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Is the shift effective?

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  • Is the shift effective?

    Inspired by this thread
    http://www.baseball-fever.com/showth...cording-to-WAR

    I think it's time to discuss the shift statistically. I think the teams wouldn't do it if it won't work but how much does the shift really reduced batters OPS (or wOBA or whatever hitting stat)? Is the shift proven to work?

    with a shift you basically only defend center and right (maybe a little left-center)
    http://www.google.de/imgres?um=1&hl=...Eg6iWBQ&zoom=1


    Are there data on the shift?
    I now have my own non commercial blog about training for batspeed and power using my training experience in baseball and track and field.

  • #2
    The Shift has been a popular topic lately in saber circles. The Fielding Bible 3 finds that the shift reduces the batting average on groundballs, short liners and bunts by the top-shifted hitters by 40 to 60 points.
    UI2
    BTB

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    • #3
      The problem right now with looking at the shift is that the data needed to do it is in extremely small amount of hands and is being filtered to us through those hands. We don't have 100 different people looking at the data right now and approaching it differently than the next guy. So it is hard to come to any real conclusions on the shift because it is very hard to get all the needed questions answered.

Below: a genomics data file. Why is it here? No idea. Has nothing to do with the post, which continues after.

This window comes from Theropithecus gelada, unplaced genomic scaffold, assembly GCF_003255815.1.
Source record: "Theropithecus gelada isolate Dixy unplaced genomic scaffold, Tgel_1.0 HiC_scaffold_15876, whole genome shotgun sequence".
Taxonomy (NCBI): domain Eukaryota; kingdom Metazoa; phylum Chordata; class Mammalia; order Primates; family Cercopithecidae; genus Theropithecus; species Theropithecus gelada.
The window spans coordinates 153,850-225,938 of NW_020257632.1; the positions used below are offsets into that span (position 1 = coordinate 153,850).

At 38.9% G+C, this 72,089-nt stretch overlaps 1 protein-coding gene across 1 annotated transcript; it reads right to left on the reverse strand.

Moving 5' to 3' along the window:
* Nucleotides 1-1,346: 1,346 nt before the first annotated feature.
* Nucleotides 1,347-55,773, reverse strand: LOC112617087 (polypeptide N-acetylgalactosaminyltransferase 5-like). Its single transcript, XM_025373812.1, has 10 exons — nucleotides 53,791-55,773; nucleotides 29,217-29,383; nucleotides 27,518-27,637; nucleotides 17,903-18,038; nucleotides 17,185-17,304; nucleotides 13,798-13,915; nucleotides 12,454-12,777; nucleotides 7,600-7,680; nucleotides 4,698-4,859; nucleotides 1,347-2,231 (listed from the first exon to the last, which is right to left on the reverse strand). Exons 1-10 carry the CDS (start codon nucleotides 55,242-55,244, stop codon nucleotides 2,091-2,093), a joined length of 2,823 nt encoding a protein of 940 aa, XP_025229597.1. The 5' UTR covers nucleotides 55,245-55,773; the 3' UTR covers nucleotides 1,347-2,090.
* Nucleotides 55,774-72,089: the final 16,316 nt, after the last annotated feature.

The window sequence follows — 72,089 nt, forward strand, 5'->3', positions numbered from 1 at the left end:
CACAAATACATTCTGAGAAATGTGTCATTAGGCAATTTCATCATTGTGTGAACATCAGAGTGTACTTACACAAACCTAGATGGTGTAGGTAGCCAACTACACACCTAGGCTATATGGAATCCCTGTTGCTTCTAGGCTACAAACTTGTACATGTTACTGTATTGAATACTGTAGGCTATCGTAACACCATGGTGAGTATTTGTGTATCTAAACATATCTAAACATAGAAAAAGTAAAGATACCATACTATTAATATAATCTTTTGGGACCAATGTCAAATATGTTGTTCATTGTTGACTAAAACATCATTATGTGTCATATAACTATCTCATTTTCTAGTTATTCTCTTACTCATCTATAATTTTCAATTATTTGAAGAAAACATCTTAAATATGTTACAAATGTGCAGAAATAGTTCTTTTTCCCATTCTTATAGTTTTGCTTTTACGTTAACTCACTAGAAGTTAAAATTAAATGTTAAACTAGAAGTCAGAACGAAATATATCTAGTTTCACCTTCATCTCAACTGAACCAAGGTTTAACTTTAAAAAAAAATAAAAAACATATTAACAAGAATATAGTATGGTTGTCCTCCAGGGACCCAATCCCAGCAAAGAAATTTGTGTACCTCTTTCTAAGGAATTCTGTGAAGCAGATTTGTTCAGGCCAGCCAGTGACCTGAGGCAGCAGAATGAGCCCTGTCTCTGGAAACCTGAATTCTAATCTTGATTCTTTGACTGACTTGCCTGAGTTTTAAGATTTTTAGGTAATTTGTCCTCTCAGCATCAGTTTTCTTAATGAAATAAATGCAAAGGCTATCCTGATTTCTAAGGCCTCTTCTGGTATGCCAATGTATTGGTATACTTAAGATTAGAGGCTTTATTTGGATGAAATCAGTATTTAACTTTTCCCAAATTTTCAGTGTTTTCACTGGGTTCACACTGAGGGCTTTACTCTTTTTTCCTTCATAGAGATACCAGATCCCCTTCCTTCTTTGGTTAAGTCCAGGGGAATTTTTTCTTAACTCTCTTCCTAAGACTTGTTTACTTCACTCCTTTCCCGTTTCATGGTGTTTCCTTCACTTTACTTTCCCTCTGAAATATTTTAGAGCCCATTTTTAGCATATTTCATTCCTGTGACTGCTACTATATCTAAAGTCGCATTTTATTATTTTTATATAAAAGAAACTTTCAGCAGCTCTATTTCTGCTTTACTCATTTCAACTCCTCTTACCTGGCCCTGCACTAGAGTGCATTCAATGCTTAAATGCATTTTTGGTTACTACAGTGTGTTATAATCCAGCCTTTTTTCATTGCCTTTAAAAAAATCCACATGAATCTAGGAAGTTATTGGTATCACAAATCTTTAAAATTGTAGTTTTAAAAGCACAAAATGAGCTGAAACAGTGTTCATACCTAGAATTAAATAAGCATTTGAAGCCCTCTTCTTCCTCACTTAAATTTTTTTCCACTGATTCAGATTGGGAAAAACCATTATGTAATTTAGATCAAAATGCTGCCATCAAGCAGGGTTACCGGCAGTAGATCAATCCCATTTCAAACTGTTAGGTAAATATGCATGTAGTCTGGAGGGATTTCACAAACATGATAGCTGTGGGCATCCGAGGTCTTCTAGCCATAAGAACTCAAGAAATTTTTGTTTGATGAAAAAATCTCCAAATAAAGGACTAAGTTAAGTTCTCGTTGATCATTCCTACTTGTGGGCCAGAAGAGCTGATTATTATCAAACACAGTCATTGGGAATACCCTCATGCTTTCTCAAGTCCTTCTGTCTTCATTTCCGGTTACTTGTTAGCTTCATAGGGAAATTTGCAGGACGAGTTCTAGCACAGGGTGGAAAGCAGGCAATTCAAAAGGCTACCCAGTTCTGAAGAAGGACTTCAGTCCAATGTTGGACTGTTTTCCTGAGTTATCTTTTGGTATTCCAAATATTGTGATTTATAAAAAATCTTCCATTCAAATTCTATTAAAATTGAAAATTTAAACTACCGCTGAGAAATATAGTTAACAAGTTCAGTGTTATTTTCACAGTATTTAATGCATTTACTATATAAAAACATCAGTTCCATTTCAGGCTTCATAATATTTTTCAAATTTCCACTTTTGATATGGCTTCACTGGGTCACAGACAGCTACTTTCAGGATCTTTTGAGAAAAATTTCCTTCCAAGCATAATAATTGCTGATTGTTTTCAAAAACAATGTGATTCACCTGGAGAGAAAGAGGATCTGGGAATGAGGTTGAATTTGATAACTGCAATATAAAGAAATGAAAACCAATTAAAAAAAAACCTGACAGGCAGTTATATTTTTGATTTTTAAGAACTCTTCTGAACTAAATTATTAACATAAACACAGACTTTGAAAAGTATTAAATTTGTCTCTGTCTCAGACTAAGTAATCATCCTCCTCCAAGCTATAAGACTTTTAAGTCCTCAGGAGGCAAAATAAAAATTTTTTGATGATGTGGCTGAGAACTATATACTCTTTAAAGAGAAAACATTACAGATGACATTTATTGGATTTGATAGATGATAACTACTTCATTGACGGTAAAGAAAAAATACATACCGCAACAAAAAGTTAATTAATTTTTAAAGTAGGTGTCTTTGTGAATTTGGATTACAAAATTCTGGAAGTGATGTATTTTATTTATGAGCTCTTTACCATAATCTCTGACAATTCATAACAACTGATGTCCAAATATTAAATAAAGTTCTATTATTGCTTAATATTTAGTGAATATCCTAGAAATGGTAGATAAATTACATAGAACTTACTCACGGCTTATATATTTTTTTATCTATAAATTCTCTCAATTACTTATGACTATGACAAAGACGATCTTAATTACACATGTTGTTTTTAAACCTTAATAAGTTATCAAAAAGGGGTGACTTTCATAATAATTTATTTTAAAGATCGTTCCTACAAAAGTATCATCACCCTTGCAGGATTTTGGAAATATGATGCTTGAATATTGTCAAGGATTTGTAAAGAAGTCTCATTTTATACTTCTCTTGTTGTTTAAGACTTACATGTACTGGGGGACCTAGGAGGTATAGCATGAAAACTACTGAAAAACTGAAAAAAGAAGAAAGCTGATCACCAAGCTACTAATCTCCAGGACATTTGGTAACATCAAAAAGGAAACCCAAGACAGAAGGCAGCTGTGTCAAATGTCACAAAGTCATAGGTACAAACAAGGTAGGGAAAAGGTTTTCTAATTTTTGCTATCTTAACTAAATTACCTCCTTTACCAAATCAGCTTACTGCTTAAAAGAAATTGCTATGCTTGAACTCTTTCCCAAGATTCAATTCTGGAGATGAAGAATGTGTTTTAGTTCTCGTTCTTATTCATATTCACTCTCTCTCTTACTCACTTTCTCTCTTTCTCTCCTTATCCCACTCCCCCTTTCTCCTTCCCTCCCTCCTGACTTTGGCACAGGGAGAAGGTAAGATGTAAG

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      • #4
        Originally posted by Ubiquitous View Post
        The problem right now with looking at the shift is that the data needed to do it is in extremely small amount of hands and is being filtered to us through those hands. We don't have 100 different people looking at the data right now and approaching it differently than the next guy. So it is hard to come to any real conclusions on the shift because it is very hard to get all the needed questions answered.
        yes I see that problem. but wouldn't be an extremely crude approach of comparing wOBA/OPS in shift situations vs no. shift situations already give you a pointer? of course OPS is not a very advanced metric since it doesn't acount for luck, range of fielders... (like ERA) but if lefties let's say hit 50 OPS points higher in no shift vs shift situations this would give a first hint (and would be very easy to do)